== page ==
OKMULGEE, Oklahoma — The War at Home Memorial was unveiled to the public during a dedication in Broken Arrow on June 11. The first of its kind, the War at Home Memorial is a national memorial honoring veterans who committed suicide due to mental illness. . The memorial was partially funded by the Muscogee (Creek) Nation, the Mission 22 Project and the City of Broken Arrow. It featured 20 silhouette monuments, including Muscogee veteran Michael K. Coon.

The dedication opened with an overview. Broken Arrow Mayor Debra Wimpee and Mission 22 CEO Sara Johnson gave opening remarks on the significance of the memorial.

“We cannot express how honored we are to be the final home of this breathtaking memorial,” Mayor Wimpee said. “No one knows the acute cost of war better than our Gold Star families.”

The memorial was envisioned as a tangible way to recognize veterans who committed suicide. According to the RAND Corporation, a nonprofit research organization, this is an issue that still disproportionately affects veterans.

“When this memorial started as a dream of my husband Magnus in 2014, when the figures behind us were still blank plaques, he wanted to create a monument that brings the community together,” Johnson said. “To remember and honor those who have served our country and its people, especially those who have paid the ultimate price.”

An Indigenous drummer and singer performed during the presentation of the colors by various Indigenous Honor Guards, Veterans and local emergency services. Maggie Bond sang the national anthem.

Senior Chief David Hill was also in attendance, along with Second Chief Del Beaver and members of the CMN National Council.

“Time and time again, our Aboriginal people have answered the call to serve. said Chief Hill. “No race of people has sent more citizens per capita into military service than Native Americans. It’s not a statistic we brag about or seek praise for. It’s simply who we are.

After the speakers for the event concluded, the service members in the audience were recognized by an armed forces salute performed by Yakama Warriors Bugler Loren Corpuz. Traditional taps were performed to honor the dead, followed by Amazing Grace.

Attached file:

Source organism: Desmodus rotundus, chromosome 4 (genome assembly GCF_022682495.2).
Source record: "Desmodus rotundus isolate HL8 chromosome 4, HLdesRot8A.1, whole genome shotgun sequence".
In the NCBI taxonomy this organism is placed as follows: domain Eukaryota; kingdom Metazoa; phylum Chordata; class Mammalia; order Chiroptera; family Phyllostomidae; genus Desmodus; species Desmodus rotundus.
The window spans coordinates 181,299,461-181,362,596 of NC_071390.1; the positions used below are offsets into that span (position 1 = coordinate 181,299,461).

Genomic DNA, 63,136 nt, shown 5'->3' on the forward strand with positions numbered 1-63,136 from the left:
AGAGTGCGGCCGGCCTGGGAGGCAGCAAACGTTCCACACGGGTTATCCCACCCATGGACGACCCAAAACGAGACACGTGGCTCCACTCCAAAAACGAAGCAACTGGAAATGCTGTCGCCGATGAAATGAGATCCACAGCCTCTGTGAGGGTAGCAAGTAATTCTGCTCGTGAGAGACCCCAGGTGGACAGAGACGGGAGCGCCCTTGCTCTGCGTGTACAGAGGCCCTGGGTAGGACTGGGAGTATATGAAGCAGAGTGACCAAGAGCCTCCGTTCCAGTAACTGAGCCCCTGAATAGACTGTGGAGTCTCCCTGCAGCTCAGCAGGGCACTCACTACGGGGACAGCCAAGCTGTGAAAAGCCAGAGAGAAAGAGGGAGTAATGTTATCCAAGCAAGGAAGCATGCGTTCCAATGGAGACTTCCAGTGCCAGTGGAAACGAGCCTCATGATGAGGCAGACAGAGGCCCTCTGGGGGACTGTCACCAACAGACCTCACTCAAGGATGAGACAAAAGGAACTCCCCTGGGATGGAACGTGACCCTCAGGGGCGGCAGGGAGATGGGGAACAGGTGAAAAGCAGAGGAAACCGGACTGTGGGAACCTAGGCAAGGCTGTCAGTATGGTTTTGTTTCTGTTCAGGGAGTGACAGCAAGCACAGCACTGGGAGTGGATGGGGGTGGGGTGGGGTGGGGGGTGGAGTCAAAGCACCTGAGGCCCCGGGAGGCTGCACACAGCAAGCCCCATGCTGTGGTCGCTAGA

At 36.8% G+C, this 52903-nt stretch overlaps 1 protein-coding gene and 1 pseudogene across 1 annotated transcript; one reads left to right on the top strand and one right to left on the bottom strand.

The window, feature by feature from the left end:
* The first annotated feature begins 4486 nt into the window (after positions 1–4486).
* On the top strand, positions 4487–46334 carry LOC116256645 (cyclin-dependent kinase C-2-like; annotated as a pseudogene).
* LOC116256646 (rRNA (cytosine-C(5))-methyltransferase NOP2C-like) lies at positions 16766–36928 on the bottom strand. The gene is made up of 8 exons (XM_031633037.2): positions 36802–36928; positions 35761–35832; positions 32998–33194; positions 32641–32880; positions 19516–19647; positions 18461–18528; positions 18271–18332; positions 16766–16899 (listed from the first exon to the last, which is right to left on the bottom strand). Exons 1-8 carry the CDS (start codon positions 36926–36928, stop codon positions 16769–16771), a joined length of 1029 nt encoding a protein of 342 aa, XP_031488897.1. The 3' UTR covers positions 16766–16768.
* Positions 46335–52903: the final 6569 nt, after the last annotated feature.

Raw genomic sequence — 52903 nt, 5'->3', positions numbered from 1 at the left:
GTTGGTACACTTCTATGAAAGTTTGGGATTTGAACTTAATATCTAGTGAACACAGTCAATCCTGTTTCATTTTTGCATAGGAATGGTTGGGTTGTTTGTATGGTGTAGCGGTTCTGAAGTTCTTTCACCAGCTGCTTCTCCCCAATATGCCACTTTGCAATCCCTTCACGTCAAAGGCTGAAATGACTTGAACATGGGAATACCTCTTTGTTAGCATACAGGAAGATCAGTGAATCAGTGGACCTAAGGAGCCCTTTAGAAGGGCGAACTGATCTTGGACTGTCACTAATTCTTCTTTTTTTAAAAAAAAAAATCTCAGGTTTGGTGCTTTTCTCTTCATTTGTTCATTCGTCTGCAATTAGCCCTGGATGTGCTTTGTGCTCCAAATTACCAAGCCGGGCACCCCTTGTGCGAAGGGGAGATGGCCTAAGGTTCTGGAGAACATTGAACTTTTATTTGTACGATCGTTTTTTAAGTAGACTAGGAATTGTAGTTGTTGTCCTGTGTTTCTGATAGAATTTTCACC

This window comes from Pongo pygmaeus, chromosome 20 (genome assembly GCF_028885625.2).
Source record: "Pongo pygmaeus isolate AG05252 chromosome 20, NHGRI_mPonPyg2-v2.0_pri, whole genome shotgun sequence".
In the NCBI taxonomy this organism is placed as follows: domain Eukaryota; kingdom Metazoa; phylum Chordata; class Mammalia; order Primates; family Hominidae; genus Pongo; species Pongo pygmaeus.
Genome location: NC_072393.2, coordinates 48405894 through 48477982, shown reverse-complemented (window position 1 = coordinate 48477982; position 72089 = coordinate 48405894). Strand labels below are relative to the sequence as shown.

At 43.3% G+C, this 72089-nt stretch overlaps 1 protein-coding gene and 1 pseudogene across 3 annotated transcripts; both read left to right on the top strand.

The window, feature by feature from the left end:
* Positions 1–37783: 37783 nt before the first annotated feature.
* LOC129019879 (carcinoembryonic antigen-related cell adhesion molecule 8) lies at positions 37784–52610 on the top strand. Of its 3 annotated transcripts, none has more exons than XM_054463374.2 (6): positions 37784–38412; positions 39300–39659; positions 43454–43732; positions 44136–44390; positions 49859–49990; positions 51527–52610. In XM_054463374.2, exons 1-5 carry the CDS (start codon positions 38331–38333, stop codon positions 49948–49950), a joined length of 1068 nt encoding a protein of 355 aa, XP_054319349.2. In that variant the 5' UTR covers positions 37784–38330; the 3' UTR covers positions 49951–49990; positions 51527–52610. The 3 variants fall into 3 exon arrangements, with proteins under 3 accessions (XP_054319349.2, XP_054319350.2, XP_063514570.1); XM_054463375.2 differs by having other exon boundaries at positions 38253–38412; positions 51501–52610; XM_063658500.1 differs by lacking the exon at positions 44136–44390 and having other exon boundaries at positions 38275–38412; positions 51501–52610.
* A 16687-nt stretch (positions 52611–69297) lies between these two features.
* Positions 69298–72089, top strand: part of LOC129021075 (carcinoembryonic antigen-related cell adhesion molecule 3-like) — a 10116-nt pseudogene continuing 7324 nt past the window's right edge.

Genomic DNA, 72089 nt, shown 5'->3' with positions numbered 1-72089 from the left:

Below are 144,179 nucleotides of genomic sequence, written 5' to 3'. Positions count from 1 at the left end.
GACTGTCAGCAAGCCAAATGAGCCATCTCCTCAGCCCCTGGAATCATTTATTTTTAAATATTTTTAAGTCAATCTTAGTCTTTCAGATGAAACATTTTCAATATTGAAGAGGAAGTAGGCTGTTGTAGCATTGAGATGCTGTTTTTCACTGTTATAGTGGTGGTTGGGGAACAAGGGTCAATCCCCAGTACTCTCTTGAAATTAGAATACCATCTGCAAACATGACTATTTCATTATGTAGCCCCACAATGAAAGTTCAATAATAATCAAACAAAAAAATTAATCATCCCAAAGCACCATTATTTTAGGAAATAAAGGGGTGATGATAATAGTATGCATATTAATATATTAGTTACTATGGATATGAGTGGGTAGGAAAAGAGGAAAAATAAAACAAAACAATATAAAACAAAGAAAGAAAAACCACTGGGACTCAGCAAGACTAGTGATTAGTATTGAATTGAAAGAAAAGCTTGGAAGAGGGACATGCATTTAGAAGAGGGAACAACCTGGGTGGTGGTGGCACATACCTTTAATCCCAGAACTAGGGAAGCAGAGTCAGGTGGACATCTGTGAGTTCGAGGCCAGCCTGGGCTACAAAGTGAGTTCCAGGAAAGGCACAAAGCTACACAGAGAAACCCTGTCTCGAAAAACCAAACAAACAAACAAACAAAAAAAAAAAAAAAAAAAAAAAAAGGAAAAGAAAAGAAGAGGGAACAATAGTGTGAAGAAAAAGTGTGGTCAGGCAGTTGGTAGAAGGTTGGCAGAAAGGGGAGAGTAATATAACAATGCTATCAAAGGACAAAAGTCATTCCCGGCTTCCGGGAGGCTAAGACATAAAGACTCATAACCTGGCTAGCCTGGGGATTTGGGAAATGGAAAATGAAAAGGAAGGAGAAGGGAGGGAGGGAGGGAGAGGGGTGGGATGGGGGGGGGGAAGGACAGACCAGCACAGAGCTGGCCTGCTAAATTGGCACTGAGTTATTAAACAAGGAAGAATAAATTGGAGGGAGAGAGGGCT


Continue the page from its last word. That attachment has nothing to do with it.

Memorial steward Michael D. Coon appeared on Mvskoke Radio to speak in depth about his journey to bring the memorial to the Muscogee (Creek) Nation.

“I had my doubts, at first, about being part of it, but then I thought to myself what better avenue to get the message out to our veterans so that someone can come out and tell their story of how these soldiers have gone through these tragic events in their lives,” said Michael D. Coon.

Broken Arrow was chosen as the permanent home because it provided an environment suitable for the size and logistics of the memorial.

“Why not have it at the center here in Oklahoma?” said Michael D. Coon. “It’s the perfect place for it to be here in Oklahoma because being on the Muscogee Nation reservation to have this type of national memorial placed here on our land was something honorable.”

Towards the end of the ceremonies, Michael D. Coon received a Pendleton blanket from Rex Hailey of the Seminole Nation Honor Guard. The ceremonies ended with a memorial song.

If you or someone you know is struggling with suicidal thoughts, call the National Suicide Prevention Lifeline at 1-800-273-8255. Effective July 16, the National Lifeline will be assigned a new three-digit dialing code, 988. For more information on suicide prevention, visit: https://suicidepreventionlifeline.org/

To view prior War at Home Memorial coverage, visit: https://www.mvskokemedia.com/muscogee-veteran-brings-national-memorial-home/.

To see the Mvskoke radio segment featuring Michael Coon, visit: https://www.youtube.com/watch?v=qIt6Ad74bZI.